Travel to the Boston Food Fair With a Favorite Sousa March

Summer band concert season is in full swing this week, so what better time to talk about a piece by the “March King” himself? While John Philip Sousa (1854-1932) wrote an incredible number of marches, the one I love is The Fairest of the Fair. He wrote it in 1908 – the only work he composed that year. He wrote this for the Boston Food Fair, and the story goes that he was inspired by a lovely lass he saw, but never met.

The Fairest of the Fair (1908), composed by John Philip Sousa

Many (most?) of Sousa’s marches follow a specific formula. The Fairest of the Fair is no exception. This form contains several sections which should be fairly easy to tell apart. See if you can figure out where each section starts. I’ll give you the time marks as I walk through the piece and you can see if you got them right. (Or you can just keep reading without guessing. But where’s the fun in that?)

  1. Introduction
  2. First strain (repeated)
  3. Second strain (repeated)
  4. Trio
  5. Break strain
  6. Trio (modified; repeat sections 5 and 6)
  7. Stinger

The intro and first two strains are in one key – in this case, E♭ major. We begin with a happy little tune in the first strain, supported with a traditional march oom-pah from the lower voices (tubas as the “oom” on the beat, horns as the “pah” playing the off-beats). We take the repeat of the first strain, then move on to the second strain (0:37).

The second strain introduces a new theme. The theme occurs in the upper voices with a countermelody happening in the middle voices. Partway through this strain, we get a reprise of the theme from the first strain. We repeat the entire second strain.

Next up is the trio (1:27). As is usually the case in American marches of this form, we change keys here. The pattern is to add a flat to the key signature – this takes us to A♭ major, which has four flats compared to our previous key of E♭ major, which has three. (This takes us one move counter-clockwise around the circle of fifths. The circle of fifths shows how keys are related to each other.) Not only do we change keys in the trio, but we change moods as well. The theme here is smoother and a bit more reserved than the previous themes. We play this section only once.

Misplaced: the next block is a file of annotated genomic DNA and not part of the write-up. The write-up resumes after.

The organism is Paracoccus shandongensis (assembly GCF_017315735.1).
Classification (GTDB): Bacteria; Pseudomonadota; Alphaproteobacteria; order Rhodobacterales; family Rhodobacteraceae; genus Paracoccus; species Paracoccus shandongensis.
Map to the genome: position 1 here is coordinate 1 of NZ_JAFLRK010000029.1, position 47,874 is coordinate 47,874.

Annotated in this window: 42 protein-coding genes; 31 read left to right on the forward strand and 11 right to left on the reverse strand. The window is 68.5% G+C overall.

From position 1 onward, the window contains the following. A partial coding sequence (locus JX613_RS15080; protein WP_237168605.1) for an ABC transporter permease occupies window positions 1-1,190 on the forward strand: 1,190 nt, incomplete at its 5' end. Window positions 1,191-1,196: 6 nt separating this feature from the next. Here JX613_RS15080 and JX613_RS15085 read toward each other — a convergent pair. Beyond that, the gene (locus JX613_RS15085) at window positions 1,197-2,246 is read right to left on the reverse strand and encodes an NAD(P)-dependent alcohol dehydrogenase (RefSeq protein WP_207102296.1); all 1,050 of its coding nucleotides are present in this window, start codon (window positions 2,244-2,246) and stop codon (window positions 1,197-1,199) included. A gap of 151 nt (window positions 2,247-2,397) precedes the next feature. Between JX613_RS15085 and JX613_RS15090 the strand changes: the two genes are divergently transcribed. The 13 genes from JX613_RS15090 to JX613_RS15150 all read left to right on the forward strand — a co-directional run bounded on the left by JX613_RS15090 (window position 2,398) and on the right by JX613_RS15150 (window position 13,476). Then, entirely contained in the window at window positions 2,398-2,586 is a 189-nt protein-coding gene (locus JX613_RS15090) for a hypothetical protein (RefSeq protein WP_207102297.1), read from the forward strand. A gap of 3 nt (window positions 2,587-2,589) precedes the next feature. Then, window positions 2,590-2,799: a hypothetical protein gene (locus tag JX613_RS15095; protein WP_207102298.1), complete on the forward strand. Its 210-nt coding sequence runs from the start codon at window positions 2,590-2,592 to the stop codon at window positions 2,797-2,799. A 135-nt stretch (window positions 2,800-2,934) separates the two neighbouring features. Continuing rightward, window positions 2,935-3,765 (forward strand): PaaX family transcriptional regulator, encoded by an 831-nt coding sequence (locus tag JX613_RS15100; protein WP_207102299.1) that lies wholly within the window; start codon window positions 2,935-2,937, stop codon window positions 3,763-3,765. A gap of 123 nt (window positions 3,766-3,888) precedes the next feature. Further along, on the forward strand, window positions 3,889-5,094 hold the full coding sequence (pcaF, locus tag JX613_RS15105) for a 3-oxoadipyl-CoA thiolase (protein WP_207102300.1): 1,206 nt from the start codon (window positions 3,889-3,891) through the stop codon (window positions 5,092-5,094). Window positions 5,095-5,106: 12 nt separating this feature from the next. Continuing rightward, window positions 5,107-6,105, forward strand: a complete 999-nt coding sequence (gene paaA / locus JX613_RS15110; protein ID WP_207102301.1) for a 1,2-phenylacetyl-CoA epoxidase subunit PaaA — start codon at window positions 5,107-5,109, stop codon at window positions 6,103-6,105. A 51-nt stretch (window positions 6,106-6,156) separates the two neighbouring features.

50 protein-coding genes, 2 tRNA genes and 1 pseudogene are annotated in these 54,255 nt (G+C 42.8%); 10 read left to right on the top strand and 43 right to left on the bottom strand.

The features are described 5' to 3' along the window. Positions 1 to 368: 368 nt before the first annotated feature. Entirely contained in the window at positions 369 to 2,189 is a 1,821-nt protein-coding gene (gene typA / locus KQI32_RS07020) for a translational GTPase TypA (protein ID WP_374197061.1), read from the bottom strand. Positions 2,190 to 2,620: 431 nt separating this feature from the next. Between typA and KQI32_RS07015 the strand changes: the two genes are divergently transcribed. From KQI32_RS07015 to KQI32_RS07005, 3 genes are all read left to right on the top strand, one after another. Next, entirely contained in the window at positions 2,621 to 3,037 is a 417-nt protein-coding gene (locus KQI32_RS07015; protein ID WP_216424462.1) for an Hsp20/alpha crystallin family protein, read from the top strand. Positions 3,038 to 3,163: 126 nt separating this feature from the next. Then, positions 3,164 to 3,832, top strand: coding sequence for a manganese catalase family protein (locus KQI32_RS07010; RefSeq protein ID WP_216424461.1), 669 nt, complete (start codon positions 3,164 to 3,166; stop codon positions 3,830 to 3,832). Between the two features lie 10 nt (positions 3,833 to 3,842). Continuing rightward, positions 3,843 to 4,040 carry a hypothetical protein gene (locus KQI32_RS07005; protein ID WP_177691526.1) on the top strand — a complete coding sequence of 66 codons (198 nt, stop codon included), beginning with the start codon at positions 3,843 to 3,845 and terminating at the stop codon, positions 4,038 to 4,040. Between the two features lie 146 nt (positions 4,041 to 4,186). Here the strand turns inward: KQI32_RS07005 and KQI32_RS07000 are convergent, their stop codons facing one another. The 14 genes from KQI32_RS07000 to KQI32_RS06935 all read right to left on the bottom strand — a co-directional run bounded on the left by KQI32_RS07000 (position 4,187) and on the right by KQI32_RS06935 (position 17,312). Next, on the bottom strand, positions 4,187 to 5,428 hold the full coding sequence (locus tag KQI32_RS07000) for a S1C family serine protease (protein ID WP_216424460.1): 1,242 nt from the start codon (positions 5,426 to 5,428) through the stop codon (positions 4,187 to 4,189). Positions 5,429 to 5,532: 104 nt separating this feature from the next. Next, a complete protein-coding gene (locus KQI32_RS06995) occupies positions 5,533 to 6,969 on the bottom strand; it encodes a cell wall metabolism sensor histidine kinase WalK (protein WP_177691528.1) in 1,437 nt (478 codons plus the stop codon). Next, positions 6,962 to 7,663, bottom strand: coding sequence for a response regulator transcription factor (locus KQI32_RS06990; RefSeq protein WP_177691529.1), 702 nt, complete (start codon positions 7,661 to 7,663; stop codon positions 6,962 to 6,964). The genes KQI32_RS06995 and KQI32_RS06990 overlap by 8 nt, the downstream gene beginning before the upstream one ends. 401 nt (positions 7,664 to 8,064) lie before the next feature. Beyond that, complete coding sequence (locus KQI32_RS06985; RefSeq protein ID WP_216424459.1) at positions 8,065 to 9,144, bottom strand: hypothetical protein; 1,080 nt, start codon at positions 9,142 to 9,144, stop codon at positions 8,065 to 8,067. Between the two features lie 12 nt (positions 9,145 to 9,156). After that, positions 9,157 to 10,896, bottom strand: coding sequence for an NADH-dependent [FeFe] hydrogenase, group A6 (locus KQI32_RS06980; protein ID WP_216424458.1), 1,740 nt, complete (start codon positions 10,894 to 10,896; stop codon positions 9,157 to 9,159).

Trio? Isn’t this for a band?

So why is it called a trio? Back in the day, as in the 1600s, there were a lot of instrumental dance forms. One of those was called a minuet. Eventually, the minuet evolved into a longer form – basically adding a new section in the middle. So you had an ABA form to the music. That B section was called the trio, as it often utilized just three instruments. “A Guide to the Minuet and Trio Form” by John Mello has more information.

Then we reach the break strain at 2:02. The break strain truly creates a break in the piece. We go from a lovely trio melody to a loud, rhythmic burst from the band. I’d always heard the term “break strain” as interchangeable with “dogfight”, but I noticed that the Virginia Tech music theory page lists a dogfight as a specific type of break strain. At 2:19, I like how Sousa inserts a quote of the first theme in only the upper voices, which then leads us into the restatement of the trio melody.

One thing I find a bit different about The Fairest of the Fair is that Sousa doesn’t add any type of countermelody or obbligato when restating the trio theme (2:23), which is often what happens during this section of a march. An obbligato is a specific countermelody, often played in an upper voice, that is yet considered part of the accompaniment. Probably the most famous one, at least to Americans, is the piccolo line that happens during The Stars and Stripes Forever.

We repeat the break strain and trio theme to bring us to the end of our march. But before we sign off for good, we end with the typical march “stinger” – one last, short chord from the entire band. The vast majority of American marches end with a stinger. There’s a notable exception in Sousa’s Riders for the Flag march – no stinger! It can be difficult to fight the natural tendency to add one when playing that piece!

I hope you enjoyed our visit to a genre that’s very familiar to community bands and their audiences all across the country. It wouldn’t be a summer band concert without a march (or three), with at least one of them coming from Sousa!

Shamless plug: I’ve arranged this piece for clarinet choir; it is available at SheetMusicPlus.com. You can also find the original band parts at IMSLP.

Lori Archer Sutherland

Lori Archer Sutherland earned a Bachelor of Music in Theory and Composition degree from the Ohio State University and a Master of Library and Information Science degree from the University of Wisconsin-Milwaukee. She composes, performs, and teaches clarinet. She plays bass clarinet with the Crystal Lake Community Band and the Woodstock City Band, clarinet with Winds Off the Lake Woodwind Quintet, and is the founder and organizer of the Knock on Wood Clarinet Choir, where she plays an even bigger clarinet. Check out her site and podcast at tonaldiversions.com

4 Responses

  1. Lynette E. says:

    I love playing the marches. Never get tired of them!

  1. August 19, 2017

    […] always sound like a statement that finishes with a period. A piece like the Sousa march we discussed earlier has very definite themes that have a beginning, middle, and end. Poulenc? Not so […]

  2. August 27, 2017

    […] to fourteen measures that gets repeated like every other theme we’ve had. This feels like the break strain/dogfight section of a march, where there’s a conversation between the lower and upper ends of the ensemble. […]